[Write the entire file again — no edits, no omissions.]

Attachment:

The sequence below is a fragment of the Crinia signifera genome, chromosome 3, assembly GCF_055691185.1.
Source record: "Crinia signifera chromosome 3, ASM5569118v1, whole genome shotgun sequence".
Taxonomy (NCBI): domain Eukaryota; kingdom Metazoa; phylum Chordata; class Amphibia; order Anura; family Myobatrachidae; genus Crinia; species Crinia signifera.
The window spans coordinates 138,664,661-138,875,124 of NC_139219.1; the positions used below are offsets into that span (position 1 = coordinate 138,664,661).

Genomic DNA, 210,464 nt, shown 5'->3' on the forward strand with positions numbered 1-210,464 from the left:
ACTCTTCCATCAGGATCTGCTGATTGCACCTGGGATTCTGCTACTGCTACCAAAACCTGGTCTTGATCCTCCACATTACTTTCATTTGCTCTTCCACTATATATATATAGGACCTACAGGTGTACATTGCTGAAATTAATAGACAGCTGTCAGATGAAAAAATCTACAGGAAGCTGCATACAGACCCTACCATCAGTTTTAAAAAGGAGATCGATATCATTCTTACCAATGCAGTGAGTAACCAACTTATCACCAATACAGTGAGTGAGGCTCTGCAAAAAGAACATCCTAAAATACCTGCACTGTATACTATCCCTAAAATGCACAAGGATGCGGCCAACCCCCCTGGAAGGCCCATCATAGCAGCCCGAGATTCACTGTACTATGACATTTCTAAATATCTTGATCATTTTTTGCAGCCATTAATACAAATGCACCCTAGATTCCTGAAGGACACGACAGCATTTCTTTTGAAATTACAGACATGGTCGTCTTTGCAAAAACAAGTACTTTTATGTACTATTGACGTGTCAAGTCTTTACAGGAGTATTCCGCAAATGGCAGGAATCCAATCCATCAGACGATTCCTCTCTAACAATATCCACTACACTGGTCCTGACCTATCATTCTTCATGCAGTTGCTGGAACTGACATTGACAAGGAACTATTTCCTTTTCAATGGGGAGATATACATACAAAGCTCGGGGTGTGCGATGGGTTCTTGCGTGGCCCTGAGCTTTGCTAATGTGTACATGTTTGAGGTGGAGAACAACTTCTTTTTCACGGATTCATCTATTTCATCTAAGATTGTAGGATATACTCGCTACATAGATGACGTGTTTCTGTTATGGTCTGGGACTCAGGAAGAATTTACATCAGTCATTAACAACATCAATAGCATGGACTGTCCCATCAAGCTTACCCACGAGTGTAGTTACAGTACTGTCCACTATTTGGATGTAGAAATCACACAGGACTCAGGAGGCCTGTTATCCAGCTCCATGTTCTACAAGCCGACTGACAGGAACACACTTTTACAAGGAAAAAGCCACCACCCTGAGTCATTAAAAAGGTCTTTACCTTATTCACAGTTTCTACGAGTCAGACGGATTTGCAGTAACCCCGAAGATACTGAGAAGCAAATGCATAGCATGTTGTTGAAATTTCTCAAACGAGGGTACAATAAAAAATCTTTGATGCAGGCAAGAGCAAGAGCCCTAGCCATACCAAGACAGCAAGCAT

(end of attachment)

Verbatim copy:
The sequence below is a fragment of the Crinia signifera genome, chromosome 3, assembly GCF_055691185.1.
Source record: "Crinia signifera chromosome 3, ASM5569118v1, whole genome shotgun sequence".
Taxonomy (NCBI): domain Eukaryota; kingdom Metazoa; phylum Chordata; class Amphibia; order Anura; family Myobatrachidae; genus Crinia; species Crinia signifera.
The window spans coordinates 138,664,661-138,875,124 of NC_139219.1; the positions used below are offsets into that span (position 1 = coordinate 138,664,661).

Genomic DNA, 210,464 nt, shown 5'->3' on the forward strand with positions numbered 1-210,464 from the left:
ACTCTTCCATCAGGATCTGCTGATTGCACCTGGGATTCTGCTACTGCTACCAAAACCTGGTCTTGATCCTCCACATTACTTTCATTTGCTCTTCCACTATATATATATAGGACCTACAGGTGTACATTGCTGAAATTAATAGACAGCTGTCAGATGAAAAAATCTACAGGAAGCTGCATACAGACCCTACCATCAGTTTTAAAAAGGAGATCGATATCATTCTTACCAATGCAGTGAGTAACCAACTTATCACCAATACAGTGAGTGAGGCTCTGCAAAAAGAACATCCTAAAATACCTGCACTGTATACTATCCCTAAAATGCACAAGGATGCGGCCAACCCCCCTGGAAGGCCCATCATAGCAGCCCGAGATTCACTGTACTATGACATTTCTAAATATCTTGATCATTTTTTGCAGCCATTAATACAAATGCACCCTAGATTCCTGAAGGACACGACAGCATTTCTTTTGAAATTACAGACATGGTCGTCTTTGCAAAAACAAGTACTTTTATGTACTATTGACGTGTCAAGTCTTTACAGGAGTATTCCGCAAATGGCAGGAATCCAATCCATCAGACGATTCCTCTCTAACAATATCCACTACACTGGTCCTGACCTATCATTCTTCATGCAGTTGCTGGAACTGACATTGACAAGGAACTATTTCCTTTTCAATGGGGAGATATACATACAAAGCTCGGGGTGTGCGATGGGTTCTTGCGTGGCCCTGAGCTTTGCTAATGTGTACATGTTTGAGGTGGAGAACAACTTCTTTTTCACGGATTCATCTATTTCATCTAAGATTGTAGGATATACTCGCTACATAGATGACGTGTTTCTGTTATGGTCTGGGACTCAGGAAGAATTTACATCAGTCATTAACAACATCAATAGCATGGACTGTCCCATCAAGCTTACCCACGAGTGTAGTTACAGTACTGTCCACTATTTGGATGTAGAAATCACACAGGACTCAGGAGGCCTGTTATCCAGCTCCATGTTCTACAAGCCGACTGACAGGAACACACTTTTACAAGGAAAAAGCCACCACCCTGAGTCATTAAAAAGGTCTTTACCTTATTCACAGTTTCTACGAGTCAGACGGATTTGCAGTAACCCCGAAGATACTGAGAAGCAAATGCATAGCATGTTGTTGAAATTTCTCAAACGAGGGTACAATAAAAAATCTTTGATGCAGGCAAGAGCAAGAGCCCTAGCCATACCAAGACAGCAAGCAT